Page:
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Dwyane Wade. Photo: Michael Reaves/Getty Images

Some Republican lawmakers are demanding that NBA players end their endorsement contracts with Chinese sports retailers Anta and Li-Ning, which continue to source cotton from the Xinjiang region, Politico reports.

Why it matters: The U.S. government has warned that businesses with supply chains and investments in Xinjiang — where China has been accused of carrying out a genocide against Uyghur Muslims — run a "high risk" of violating U.S. laws on forced labor.

State of play: NBA players who have deals with Anta or Li-Ning include the Miami Heat's Jimmy Butler, Golden State Warriors' Klay Thompson and former Heat player Dwyane Wade, who has a lifetime endorsement contract with Li-Ning.

What they're saying: "Americans can’t and shouldn’t conduct business with companies and players that profit through human slavery," Rep. Scott Perry (R-Pa.) told Politico.

  • "And that includes NBA players — they can’t sign endorsement deals and benefit off slave labor," he added.
  • "If they didn’t know [their corporate sponsor] sourced slave labor cotton from Xinjiang, that’s one thing," Perry said. "But if they do know … they are complicit with slavery."

Yes, but: Congress does not have any power to force players to end those contracts, experts told Politico.

Driving the news: House lawmakers are forming a bipartisan caucus to hold the Chinese Communist Party accountable for its oppression of Uyghurs and other Muslim minorities in Xinjiang, Axios' Sarah Mucha reports.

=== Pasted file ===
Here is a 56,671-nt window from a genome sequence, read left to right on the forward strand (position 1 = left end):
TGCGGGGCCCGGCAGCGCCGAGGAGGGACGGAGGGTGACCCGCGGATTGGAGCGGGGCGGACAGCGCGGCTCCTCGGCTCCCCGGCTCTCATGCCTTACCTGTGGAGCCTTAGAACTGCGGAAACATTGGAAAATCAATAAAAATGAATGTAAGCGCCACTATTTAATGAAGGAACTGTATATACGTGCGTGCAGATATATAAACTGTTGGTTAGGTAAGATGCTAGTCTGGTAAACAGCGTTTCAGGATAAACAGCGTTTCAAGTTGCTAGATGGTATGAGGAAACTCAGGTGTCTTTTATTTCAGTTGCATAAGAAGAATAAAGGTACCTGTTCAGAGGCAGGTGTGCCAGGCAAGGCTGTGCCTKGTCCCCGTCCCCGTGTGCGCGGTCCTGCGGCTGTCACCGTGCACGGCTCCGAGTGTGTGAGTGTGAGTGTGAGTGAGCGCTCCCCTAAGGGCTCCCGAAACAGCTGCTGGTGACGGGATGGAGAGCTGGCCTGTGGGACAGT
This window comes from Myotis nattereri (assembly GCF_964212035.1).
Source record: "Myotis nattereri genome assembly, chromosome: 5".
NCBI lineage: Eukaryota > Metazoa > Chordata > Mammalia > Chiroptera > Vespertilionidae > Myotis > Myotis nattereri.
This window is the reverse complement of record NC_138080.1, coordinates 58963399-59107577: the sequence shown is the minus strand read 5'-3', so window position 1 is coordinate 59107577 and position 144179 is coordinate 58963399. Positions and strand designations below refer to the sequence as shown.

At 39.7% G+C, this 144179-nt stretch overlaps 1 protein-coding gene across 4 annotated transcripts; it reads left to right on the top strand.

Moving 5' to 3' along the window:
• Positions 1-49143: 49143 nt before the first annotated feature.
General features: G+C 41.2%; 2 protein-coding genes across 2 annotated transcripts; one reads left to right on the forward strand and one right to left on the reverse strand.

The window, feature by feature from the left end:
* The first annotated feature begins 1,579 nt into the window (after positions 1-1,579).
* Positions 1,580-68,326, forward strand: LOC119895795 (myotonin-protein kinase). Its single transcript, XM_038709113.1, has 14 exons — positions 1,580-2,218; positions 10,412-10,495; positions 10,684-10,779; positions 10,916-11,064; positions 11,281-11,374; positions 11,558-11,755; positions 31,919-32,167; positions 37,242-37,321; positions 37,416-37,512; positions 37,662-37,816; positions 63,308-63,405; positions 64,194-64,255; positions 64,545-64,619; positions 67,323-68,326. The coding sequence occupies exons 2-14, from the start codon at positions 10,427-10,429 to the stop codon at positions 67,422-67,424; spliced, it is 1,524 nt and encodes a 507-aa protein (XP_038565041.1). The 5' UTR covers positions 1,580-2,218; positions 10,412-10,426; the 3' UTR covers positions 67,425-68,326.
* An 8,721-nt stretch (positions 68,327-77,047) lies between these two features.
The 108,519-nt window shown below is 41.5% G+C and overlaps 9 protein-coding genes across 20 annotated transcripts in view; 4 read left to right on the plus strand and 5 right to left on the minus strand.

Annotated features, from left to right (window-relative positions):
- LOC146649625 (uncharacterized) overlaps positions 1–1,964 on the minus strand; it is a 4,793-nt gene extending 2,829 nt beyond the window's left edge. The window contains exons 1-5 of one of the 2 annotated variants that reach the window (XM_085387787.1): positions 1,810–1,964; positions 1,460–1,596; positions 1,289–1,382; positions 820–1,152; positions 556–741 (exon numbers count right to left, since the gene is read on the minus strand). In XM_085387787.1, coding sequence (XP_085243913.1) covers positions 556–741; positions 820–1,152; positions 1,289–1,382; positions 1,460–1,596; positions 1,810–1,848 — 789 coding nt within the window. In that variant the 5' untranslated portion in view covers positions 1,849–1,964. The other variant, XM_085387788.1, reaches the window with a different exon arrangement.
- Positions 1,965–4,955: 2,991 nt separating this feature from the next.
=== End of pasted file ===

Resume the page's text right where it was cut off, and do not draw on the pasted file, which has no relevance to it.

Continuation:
• Its goal is to "support legislation aimed at addressing the largest coordinated human rights abuse campaign of the 21st century," according to a group release.

Go deeper: First look: Lawmakers form bipartisan Uyghur caucus

Go deeper

Aug 27, 2021 - Health

NBA staff must be vaccinated if around players, referees

Fully vaccinated fans are seen in the vaccinated section of the stadium during the NBA Play-In Tournament game between the Los Angeles Lakers and the Golden State Warriors at Staples Center on May 19. Photo: Kevork Djansezian/Getty Images

The NBA said Friday that all personnel who will be in close proximity to players and referees must be fully vaccinated, according to a company memo shared with Axios.

State of play: This includes anyone who travels with teams, those who are around the bench areas and those who have access to the locker rooms. Team staff must be vaccinated by Oct. 1.

The Exvangelicals

Illustration: Aïda Amer/Axios

Even as evangelicals maintain their position as the most popular religion in the U.S., a movement of self-described "exvangelicals" is breaking away, using social media to engage tens of thousands of former faithful.

The big picture: Donald Trump's presidency, as well as movements around LGBTQ rights, #MeToo and Black Lives Matter, drew more Americans into evangelical churches while also pushing some existing members away.

Updated 5 hours ago - Science

Huge wildfire reaches edge of Sequoia National Park

A plume of smoke and flames rise into the air as the fire burns towards Moro Rock during the KNP Complex fire in the Sequoia National Park near Three Rivers, California, on Saturday. Photo: Patrick T. Fallon/AFP via Getty Images

Firefighters in Sequoia National Park were working into the night after two wildfires merged to reach the Giant Forest Saturday.

Why it matters: This forest contains over 2,000 giant sequoias, including the General Sherman Tree — the world's largest tree by volume. Park officials wrapped the redwoods in foil last week as the Paradise and Colony Fires, now known as the KNP Complex Fire, neared. Protection efforts appeared to be working overnight.